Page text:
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CARC Workshop 2016: The Maker’s Share in Ancient Greek Art - 26-27/09/2016, Oxford (England)


The artist has always had an ambiguous place in histories of ancient Greek Art. On the one hand, famous individuals have been singled out as formative figures in the development of art. Characters such as Pheidias, Polykleitos, Praxiteles and Apelles, known mainly from later textual sources and presumed Roman copies, have always provoked intense interest despite the absence of extant works. This has no doubt been influenced by some artists’ own attempts to enhance their intellectual status, for example in Polykleitos’s lost treatise, the Canon. At the same time, scholarship on Attic vase-painting and other ceramic traditions has been structured and dominated in the last century by the attribution of works to, usually anonymous, craftsmen. This form of connoisseurship, founded by Sir John Beazley in imitation of Renaissance arthistory, has given us an extraordinary apparatus, the ability to examine a twohundred-year-old craft tradition at the level of individual makers, but our knowledge of these artists, their relationships, and their place in society remains rather rudimentary.


In parallel to these artist-focused histories of art, classical archaeology has also exhibited a strong tendency towards broader explanations and classifications. The production of art has been viewed in relation to general trends and cultural shifts that subsume the humble artists: the ‘Greek Revolution’, for example, the ‘Severe Style’, the collective experiences of democratic Athens, or the alleged shift towards greater realism and individualism in the Late Classical Period. At the same time there has been a strong emphasis on regional styles. There have also been positive reactions against the study of individual artists, notably in some anthropologically-informed, ‘structuralist’ approaches to Attic vase-paintings in the 1980s. However, classical art history has not witnessed the same crisis of confidence about the artist’s role which characterized modern art history from the 1970s to 1990s. The artist’s role in Greek art has been relatively little theorized and there has been comparatively little socialhistorical investigation.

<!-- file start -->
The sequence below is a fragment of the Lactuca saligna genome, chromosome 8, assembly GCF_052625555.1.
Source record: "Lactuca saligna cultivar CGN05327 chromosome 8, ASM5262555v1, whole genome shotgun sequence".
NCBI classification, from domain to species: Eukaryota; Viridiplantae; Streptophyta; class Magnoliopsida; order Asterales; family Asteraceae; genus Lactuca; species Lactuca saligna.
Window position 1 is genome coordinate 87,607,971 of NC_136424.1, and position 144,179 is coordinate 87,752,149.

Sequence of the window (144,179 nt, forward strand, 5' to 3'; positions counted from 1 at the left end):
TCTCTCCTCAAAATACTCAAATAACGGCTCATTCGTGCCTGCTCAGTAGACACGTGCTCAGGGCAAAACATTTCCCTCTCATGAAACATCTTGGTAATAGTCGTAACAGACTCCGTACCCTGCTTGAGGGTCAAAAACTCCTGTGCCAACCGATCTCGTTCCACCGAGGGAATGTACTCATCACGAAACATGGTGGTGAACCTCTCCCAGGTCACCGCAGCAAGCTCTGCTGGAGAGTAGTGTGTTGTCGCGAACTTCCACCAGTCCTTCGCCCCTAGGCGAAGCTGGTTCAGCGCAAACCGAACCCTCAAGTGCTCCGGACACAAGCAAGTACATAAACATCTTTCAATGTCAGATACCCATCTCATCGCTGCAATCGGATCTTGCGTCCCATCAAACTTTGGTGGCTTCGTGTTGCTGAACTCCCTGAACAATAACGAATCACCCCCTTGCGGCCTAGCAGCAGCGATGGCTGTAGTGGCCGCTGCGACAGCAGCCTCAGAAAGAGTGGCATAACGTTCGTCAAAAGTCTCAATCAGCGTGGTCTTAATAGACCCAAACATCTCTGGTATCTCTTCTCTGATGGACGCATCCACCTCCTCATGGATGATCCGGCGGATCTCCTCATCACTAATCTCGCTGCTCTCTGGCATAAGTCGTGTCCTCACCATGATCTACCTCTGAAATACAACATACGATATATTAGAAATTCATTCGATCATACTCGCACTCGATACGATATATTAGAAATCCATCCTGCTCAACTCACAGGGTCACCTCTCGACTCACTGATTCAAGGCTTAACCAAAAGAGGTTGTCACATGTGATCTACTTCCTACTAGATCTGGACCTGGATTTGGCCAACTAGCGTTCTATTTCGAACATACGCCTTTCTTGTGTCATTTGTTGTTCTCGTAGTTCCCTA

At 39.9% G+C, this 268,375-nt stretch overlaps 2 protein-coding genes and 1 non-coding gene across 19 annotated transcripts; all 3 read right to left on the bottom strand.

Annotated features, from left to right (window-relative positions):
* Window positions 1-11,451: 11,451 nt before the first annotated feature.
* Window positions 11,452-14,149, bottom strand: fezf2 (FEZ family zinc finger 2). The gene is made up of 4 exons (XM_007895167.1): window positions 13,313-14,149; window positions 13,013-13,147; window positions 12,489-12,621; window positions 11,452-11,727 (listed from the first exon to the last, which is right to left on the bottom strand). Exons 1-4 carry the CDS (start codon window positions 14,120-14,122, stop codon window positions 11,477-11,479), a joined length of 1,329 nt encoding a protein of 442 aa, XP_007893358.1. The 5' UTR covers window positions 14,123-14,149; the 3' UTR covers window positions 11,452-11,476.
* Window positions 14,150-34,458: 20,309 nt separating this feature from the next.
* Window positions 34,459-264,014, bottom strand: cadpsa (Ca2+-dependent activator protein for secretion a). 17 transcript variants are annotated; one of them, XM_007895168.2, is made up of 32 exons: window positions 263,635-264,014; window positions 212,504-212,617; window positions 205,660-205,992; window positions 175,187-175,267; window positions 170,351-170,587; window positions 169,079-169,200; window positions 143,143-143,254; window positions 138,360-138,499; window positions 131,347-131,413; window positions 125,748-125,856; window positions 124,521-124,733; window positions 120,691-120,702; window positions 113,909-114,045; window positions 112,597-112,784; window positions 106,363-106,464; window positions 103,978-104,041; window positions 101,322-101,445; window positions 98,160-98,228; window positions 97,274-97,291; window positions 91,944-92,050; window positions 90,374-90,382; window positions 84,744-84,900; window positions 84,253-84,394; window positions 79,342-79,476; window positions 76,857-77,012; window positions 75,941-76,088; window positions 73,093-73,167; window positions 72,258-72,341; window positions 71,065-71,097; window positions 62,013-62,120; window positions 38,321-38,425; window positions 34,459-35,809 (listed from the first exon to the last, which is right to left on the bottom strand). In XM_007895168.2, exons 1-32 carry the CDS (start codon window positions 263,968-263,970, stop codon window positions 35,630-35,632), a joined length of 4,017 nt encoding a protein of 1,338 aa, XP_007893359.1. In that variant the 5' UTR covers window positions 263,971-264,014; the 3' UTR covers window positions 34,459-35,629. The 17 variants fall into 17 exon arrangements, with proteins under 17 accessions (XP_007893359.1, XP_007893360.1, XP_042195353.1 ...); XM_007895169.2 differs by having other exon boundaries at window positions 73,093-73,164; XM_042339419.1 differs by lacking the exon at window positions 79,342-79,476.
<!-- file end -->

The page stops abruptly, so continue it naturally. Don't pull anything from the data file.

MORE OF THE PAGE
The purpose of CARC’s workshop is to try and reconcile the contradictions in these diverse approaches, stimulating fresh, new perspectives in order to elucidate the role of the artist in the formation of Greek art, especially in the Archaic and Classical periods. The research of the last 150 years has resulted in a phenomenal body of evidence and ideas, reflected most recently in the publication of the Neue Overbeck (a five-volume revision of Johannes Overbeck’s famous compendium of sources for Greek artists). It is an excellent moment to exploit this legacy by looking afresh at the maker’s share.


FECHA/DATE/DATA: 26-27/09/2016


LUGAR/LOCATION/LUOGO: Lecture Theatre, Ioannou Centre for Classical and Byzantine Studies, University of Oxford (Oxford, England)



INFO: web -





Monday 26th September, 2016


1000 Welcome and Introduction

Dr Peter Stewart (Director, Classical Art Research Centre)


1030 Working the Makers or Making the Workers? Agency and Status in Athenian Sculpture

Dr Helle Hochscheid (University College Roosevelt, Middelburg)


1130 Break - coffee and tea


1200 Individuality and Innovation in Greek Sculpture: A View from the Athenian Agora

Prof Andrew Stewart (University of California, Berkeley)


1300 Lunch (not provided)


1400 Collingwood, Agency, and the Archaeological Imagination: Style as Intention in Late Classical Attic Sculpture

Prof Peter Schultz (North Dakota State University)


1500 Orphaned Objects: Pliny's Unfinished Paintings and the Phenomenology of the Incomplete

Dr Verity Platt (Cornell University)


1600 Break - coffee and tea


1630 Title to be confirmed

Dr Eleni Hasaki (University of Arizona)


1730 Concluding Comments on Day 1.


1815 Reception


Tuesday 27th September, 2016


1000 Beware of Athenians Signing Pots

Dr Thomas Mannack (CARC, University of Oxford)


1100 Break - coffee and tea


1130 Transmission and Transformation of the Visual Repertoire: The Vase-Painter’s Choices

Prof François Lissarrague (EHESS, Paris)


1230 Lunch (not provided)


1400 The Maker’s Share in the Making of the Greek City

Dr Alain Duplouy (Université Paris I Panthéon-Sorbonne)


1500 Sacred Labour: The Artist’s Share in the Greek Political Economy

Dr Caspar Meyer (Birkbeck College, London)


1600 Break - coffee and tea


1630 Greek Statues and Roman Reinventions

Dr Sascha Kansteiner


1730 Response: Dr Jas Elsner (Corpus Christi College, Oxford)

Round-table discussion and concluding comments


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